Lack of Sleep
- Pages: 4
- Word count: 849
- Category: Sleep Deprivation
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College students across the globe display a constant complaint of sleep deprivation and alack of concentration. A 2010 Journal of Adolescent Health study reports that 60% of collegestudents lacked good-quality sleep, in accordance with the Pittsburgh Sleep Quality Index, and infact, consumed prescription drugs in order to assist in the effects of their poor sleep habits (Lund,Prichard, Reider, Whiting). As of 2014, a study from Nature and Science of Sleep explains that70% of college students do not receive adequate sleep, which can decrease their grade pointaverages, as well as hinder their ability to learn, particularly in the field of memory (Chervin,Hershner). Thus, it can be concluded that sleep deprivation hinders brain activity.The human brain is the center of activity and control in the body.
With billions ofneurons producing countless action potentials per second, this organ is full of electrical activity.The scientific community utilizes Electroencephalography (EEG) in order to measure theelectrical activity within this center of the nervous system. In completing anElectroencephalogram, electrodes are applied to measure the characteristics of waves exhibitedby the brain. Alpha (α) brain waves are displayed when a subject is in a relaxed state (emanatesfrom occipital lobe), while beta (β) waves are exhibited during intense concentration (emanatesfrom frontal lobe). Frequency (Hz) and amplitude (V) are two main factors for determining wave Massey 2category and characteristics. As exemplified by beta waves (13-30 Hz) displaying higherfrequencies than alpha waves (8-12 Hz), and beta waves describing a brain in a more hyperactivestate, higher frequencies are a result of a more active neural system. Similar to frequency, a highamplitude is also associated with an increased mental activity (Kipp, Tomicek, Waters).Thereby, if sleep deprivation inhibits cognitive activity, and cognitive ability is translatedvia beta waves, this experiment planned to study beta waves in a population of regularly sleepdeprived individuals: college students. Focusin, a drug reported to enhance brain activity, wastested on these individuals. To determine if Focusin succeeded in assisting the students in theirconcentration, the drug was hypothesized to increase amplitude and frequency of beta waves,thereby improving their cognitive ability. If this drug achieves increasing beta waves, then sleepdeprived students, as well as individuals with Attention-deficit/Hyperactivity Disorder (ADHD)will endure an less difficult experience concentrating, pertaining to both school and theiroccupations. People of interest include students, individuals diagnosed with ADHD, parents, anddoctors, though it is not recommended that a student substitute this stimulant for sleep.MethodsThis experiment measured brain waves via electroencephalography (EEG). In order torun the electroencephalography device, the Powerlab device provided wires leading toelectrodes, converting data into EEG format and analysis. The Lab Tutor program provided notonly instructions, but it is linked to the Powerlab device in order to display the EEG waves. Oncethe subjects (100) applied the electrodes to the desired locations (left and right halves of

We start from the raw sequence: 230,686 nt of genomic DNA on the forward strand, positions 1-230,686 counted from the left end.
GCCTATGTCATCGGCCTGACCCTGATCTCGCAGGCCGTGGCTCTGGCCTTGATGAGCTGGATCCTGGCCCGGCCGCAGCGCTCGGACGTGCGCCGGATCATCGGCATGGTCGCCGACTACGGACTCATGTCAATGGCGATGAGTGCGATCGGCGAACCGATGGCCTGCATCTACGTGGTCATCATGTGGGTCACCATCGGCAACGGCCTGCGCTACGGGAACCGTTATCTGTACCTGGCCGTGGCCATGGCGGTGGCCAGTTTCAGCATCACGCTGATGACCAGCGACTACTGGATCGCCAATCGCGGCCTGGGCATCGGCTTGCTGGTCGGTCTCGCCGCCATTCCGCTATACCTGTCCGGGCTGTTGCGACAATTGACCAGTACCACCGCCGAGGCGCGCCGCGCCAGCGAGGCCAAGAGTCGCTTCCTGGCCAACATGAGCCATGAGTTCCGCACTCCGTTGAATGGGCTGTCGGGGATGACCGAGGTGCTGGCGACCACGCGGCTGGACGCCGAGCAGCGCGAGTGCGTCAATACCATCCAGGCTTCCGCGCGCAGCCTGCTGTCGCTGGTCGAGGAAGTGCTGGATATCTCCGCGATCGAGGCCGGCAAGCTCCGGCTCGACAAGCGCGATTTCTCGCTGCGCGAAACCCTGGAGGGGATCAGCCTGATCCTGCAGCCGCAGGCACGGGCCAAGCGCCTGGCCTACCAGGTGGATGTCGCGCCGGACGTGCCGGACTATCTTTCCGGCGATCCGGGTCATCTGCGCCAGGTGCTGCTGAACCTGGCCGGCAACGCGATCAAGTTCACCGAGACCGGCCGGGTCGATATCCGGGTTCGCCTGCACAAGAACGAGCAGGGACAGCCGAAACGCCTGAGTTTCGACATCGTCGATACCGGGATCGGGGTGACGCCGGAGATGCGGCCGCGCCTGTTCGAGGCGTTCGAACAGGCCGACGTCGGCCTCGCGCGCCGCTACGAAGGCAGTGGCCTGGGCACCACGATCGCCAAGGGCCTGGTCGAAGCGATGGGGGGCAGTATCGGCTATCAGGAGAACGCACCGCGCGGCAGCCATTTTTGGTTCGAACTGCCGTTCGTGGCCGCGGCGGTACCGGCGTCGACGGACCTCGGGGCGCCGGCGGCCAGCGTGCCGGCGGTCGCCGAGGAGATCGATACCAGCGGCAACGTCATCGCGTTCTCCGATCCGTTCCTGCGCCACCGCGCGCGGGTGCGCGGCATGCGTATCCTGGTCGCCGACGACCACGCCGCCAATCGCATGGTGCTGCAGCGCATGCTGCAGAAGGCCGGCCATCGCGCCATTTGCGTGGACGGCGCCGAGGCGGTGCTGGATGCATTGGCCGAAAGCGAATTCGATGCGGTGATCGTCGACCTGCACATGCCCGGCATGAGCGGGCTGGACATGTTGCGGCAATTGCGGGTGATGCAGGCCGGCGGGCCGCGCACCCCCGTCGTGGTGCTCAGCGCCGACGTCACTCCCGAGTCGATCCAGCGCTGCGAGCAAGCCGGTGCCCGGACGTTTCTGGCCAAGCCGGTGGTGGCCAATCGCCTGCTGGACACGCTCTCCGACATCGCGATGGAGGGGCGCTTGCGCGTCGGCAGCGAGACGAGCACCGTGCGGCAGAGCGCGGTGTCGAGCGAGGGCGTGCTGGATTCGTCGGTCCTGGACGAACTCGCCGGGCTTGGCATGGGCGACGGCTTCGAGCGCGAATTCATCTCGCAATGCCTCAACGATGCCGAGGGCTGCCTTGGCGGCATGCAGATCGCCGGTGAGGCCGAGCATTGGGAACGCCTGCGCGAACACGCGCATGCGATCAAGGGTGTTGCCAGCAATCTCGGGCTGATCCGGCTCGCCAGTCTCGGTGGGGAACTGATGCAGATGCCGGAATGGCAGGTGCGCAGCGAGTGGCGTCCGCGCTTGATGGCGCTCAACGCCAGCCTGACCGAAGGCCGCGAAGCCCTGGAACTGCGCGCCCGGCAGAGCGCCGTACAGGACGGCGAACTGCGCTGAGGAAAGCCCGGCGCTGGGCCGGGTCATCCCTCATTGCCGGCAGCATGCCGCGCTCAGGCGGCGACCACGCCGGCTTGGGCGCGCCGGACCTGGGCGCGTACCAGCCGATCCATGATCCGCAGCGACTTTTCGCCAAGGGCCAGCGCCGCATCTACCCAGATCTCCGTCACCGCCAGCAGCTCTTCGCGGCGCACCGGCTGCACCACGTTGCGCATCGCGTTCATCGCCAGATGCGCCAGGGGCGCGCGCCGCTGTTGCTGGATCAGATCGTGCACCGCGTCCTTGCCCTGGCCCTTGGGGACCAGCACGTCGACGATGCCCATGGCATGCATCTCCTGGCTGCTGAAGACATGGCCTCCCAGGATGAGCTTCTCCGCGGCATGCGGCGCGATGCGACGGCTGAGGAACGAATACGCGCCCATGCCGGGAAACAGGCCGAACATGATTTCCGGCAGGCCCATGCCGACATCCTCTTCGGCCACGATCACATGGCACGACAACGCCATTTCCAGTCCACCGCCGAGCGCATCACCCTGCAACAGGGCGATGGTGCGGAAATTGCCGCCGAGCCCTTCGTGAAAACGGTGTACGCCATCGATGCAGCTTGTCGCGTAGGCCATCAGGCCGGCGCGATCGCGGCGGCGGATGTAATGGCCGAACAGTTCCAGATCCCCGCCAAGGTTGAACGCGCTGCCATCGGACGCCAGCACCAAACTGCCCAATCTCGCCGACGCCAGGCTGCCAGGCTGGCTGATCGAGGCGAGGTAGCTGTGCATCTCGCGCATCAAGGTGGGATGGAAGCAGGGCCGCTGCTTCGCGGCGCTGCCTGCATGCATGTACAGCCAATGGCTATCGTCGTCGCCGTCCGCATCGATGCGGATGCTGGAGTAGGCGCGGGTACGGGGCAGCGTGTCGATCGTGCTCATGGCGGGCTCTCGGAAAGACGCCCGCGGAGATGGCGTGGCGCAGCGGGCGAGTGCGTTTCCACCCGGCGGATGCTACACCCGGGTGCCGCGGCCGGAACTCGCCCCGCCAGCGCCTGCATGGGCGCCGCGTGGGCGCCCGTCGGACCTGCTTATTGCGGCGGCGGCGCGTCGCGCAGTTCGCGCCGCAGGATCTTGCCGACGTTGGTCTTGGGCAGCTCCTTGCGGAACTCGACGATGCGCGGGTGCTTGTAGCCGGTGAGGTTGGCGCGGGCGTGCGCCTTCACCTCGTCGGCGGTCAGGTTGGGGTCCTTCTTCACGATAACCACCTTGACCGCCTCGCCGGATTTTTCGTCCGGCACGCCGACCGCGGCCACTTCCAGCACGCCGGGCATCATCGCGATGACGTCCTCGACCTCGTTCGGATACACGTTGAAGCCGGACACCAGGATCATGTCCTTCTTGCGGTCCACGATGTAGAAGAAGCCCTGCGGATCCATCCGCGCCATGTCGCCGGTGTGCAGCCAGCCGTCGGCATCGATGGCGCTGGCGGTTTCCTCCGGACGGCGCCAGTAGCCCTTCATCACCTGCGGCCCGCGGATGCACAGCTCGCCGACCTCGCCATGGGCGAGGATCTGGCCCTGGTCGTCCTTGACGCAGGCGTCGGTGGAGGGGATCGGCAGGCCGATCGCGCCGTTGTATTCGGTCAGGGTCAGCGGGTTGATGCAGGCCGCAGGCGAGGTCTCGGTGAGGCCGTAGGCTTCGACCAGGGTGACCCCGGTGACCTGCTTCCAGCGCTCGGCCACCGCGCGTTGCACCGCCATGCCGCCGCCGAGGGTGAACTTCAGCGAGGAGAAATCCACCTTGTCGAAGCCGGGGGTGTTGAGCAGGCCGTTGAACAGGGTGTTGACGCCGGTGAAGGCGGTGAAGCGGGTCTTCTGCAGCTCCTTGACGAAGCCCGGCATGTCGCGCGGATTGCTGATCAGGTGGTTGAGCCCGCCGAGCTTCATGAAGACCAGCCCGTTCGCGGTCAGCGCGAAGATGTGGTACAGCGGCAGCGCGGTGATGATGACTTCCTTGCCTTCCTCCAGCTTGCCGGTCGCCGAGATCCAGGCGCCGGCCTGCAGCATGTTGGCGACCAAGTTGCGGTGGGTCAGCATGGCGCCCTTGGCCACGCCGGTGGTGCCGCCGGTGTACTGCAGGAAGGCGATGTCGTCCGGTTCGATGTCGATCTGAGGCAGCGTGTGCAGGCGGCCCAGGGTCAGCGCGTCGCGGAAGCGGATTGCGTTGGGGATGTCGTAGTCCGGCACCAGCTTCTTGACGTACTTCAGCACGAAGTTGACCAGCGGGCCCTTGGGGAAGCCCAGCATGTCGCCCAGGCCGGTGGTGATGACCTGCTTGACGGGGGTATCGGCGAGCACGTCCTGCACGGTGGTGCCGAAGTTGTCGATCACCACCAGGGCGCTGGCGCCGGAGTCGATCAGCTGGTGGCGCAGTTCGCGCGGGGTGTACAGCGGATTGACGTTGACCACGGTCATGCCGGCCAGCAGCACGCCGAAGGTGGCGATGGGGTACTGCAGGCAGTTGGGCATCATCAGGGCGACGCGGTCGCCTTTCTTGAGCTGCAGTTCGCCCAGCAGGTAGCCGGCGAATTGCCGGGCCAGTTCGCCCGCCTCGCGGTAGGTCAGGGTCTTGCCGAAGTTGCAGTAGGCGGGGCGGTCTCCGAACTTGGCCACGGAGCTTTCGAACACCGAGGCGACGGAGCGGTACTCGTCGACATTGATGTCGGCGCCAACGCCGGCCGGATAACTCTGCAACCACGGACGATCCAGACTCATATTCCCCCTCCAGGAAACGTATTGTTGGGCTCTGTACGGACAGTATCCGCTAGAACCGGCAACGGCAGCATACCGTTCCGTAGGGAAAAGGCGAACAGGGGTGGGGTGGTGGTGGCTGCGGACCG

Massey 3forehead, back of skull near occipital lobe) and the conductive paste to the posterior cranialelectrode, the head wrap was applied in order to maintain the positions of the electrodes.Subjects (100) included Pennsylvania State University students, ranging from 18-22years in age. Subjects have undergone a series of trials in a controlled setting, mandating analternating series of sleep schedules in order to establish constant beta waves according to aspecifically timed night’s sleep. The duration of each subject’s data collection period is a total oftwelve days. The first of four trials began with eight hours of sleep per night for three nights inorder to establish a regulated circadian rhythm. Upon wake, electroencephalography electrodeswere applied to the subject’s left and right halves of the forehead, as well as an electrode on theposterior skull near the occipital lobe. A simple algebra test was administered, consisting of fivequestions, daily. Examples are below.
Equation #1: 3x + 5 = 17
Equation #2: 10x + 7= 107
Equation #3: 5x + 8 = 88
Equation 4: 2y – 8 = 10
Equation 5: 11y + 10 = 54
Amid the duration of the exam, beta waves were measured via the electroencephalogram.After the initial three days of ideal sleep conditions and daily algebra tests, the next trialdescribed a period of sleep deprivation, specifically three nights with six hours of sleep per nightwith the daily regiment of algebra questions measuring beta brain waves. This deprivation period. Massey measured brain activity of the sleep deprived subject via EEG, without the administration of thedrug, Focusin. This trial served as the control trial/group. This deprivation stage was continuedwith a three day period of eight hours of sleep per night with daily exams and EEG datacollection in order to return the subject to a regular circadian schedule. Finally, with the subject’saverage sleep data and circadian schedule, the students underwent a three day period of sleepdeprivation with daily administration of Focusin upon wake, before the algebra exam. This finaltrial served as the experimental trial/group. In the last period, EEG data was collected inaccordance with the algebra exam and compared with the previous three day deprivation period.This was conducted in order to determine the effects of Focusin on mental concentration andbeta waves. The subjects were compensated $2,000 each, following each twelve day course.